7.8        BAA assumed the following annual passenger throughput volumes for
           the other London airports coincident with our forecast of a 35 mppa
           throughput at Stansted in 2014/15. The figures for Heathrow and
           Gatwick are estimates by BAA, and the figures for Luton and London
           City reflect our understanding of the long term capacities at those
           airports prior to the publication of their respective airport master plans
           during 2006.

Table 7.3
 Airport                   Capacity, MPPA
 Heat hrow                           87
 Gatwick                             42
 Stansted                            35
 Luton                               12
 London City                         3

8   Distribution of South-East Demand

    8.1   Having established the level of passenger demand for airports in the
          South - East and the anticipated annual capacity of the individual
          airports in the region, the next step is to predict how that demand is
          likely to distribute itself.

    8.2   BAA uses the CAA‟s Origin and Destination surveys to identify the
          factors that cause passengers to choose one airport over another. The
          major determining factors have been found to be location (or more
          precisely accessibility) and airline service frequency although different
          passenger segments are not equally sensitive to these factors and may
          also be influenced by the availability of low airfares or frequent flyer
          programmes etc.

    8.3    The CAA data can also be used to define airport catchment areas. It
          tells us how many passenger trips to specific airports are made to and
          from zones within the South - East. These zones are at borough level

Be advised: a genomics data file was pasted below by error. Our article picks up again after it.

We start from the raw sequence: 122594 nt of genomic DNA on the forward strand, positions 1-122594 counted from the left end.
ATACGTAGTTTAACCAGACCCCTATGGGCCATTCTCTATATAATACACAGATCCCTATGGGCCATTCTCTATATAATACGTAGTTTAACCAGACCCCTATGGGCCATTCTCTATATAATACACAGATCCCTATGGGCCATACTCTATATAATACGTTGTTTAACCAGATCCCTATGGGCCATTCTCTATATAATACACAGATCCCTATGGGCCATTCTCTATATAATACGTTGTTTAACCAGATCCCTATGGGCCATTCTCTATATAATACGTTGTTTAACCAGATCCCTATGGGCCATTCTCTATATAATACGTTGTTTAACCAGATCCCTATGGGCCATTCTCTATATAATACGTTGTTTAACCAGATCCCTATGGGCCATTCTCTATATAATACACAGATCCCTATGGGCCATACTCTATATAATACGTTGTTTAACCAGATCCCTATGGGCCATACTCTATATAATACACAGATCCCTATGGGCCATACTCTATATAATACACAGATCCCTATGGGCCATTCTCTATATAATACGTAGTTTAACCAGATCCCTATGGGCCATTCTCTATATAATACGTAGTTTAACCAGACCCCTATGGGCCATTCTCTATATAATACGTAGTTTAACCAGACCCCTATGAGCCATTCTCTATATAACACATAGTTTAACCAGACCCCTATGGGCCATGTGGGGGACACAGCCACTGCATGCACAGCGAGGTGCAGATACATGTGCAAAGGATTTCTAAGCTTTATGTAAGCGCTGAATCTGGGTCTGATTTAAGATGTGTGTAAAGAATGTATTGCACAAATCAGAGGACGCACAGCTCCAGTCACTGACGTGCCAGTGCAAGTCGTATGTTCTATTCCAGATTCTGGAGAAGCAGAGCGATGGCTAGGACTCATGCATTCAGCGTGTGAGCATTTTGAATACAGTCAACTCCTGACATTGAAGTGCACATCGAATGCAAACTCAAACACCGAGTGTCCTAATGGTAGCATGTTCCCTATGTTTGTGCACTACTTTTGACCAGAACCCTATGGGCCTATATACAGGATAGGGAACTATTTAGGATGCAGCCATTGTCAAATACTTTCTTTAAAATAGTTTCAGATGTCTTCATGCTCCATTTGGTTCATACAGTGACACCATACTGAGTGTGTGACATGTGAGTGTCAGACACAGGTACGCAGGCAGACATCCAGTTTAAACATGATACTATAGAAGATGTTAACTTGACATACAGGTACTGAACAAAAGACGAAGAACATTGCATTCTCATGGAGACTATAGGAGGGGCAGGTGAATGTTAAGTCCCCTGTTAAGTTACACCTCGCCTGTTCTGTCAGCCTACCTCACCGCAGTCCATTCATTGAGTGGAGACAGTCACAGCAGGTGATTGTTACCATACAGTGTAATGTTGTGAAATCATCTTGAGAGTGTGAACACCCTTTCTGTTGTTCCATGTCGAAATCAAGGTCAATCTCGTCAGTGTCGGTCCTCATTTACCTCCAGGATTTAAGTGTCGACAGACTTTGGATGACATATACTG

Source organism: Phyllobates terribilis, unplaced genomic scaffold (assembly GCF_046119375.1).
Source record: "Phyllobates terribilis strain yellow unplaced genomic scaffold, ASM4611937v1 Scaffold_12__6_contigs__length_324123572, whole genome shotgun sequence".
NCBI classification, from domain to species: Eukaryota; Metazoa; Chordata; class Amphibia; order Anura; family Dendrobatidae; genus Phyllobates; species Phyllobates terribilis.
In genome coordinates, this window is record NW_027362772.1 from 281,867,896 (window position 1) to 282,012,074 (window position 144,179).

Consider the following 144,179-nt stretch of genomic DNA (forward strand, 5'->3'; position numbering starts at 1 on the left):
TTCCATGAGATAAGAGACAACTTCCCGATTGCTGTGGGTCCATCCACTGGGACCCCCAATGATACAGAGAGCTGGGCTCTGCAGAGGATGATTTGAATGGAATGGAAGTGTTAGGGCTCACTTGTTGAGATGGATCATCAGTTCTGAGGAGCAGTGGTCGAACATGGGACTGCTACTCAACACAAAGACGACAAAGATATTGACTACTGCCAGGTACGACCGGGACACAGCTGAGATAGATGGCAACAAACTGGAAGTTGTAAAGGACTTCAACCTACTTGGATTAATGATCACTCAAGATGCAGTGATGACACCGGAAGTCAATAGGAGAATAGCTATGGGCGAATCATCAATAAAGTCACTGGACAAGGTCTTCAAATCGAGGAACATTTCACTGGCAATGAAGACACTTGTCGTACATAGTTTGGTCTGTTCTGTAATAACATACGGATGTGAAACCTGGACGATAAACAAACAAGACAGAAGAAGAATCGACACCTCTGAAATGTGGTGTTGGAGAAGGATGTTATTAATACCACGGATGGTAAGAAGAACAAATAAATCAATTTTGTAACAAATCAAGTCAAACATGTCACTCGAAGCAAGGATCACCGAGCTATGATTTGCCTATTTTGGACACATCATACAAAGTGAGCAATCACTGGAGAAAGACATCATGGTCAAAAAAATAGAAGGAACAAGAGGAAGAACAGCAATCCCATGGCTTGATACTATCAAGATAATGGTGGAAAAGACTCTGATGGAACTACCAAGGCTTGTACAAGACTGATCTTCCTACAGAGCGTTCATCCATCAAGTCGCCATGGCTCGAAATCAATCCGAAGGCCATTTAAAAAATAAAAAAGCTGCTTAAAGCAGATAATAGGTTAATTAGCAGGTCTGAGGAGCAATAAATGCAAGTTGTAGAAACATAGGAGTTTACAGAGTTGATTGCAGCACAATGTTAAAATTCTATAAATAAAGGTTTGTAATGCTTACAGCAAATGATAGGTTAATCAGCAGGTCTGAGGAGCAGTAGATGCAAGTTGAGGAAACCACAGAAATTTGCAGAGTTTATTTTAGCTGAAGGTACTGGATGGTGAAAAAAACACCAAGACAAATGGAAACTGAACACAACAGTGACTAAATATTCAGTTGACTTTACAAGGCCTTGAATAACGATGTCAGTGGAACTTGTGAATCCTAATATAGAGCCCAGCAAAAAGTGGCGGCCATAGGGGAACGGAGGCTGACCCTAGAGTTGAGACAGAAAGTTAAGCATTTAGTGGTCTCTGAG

within the Greater London area and at county level beyond.

    8.4    Having created a matrix of trips from zones to airports we define a zone
          as belonging to a particular airports catchment when the proportion it
          accounts for of that airport‟s total traffic is greater than the share it
          accounts for any of the other airports in the system.

    8.5   With the catchments defined in this way it is then possible to measure
          the extent to which different passenger segments originating in the
          different catchments currently choose to use the airports in the system.
          This reveals that different segments respond differently to the attractions
          of individual airports. Table 8.1 below illustrates, using recent CAA
          survey data, the difference in airport choice by UK leisure passengers
          and overseas resident business travellers.

Table 8.1
Choice of Airport by Catchment Area

                 UK Lei sure                            %    Foreign Busine ss               %

                         Airport Used                                Airport Used

 Airport          LHR        LGW        STN      TOTAL        LHR        LGW        STN   TOTAL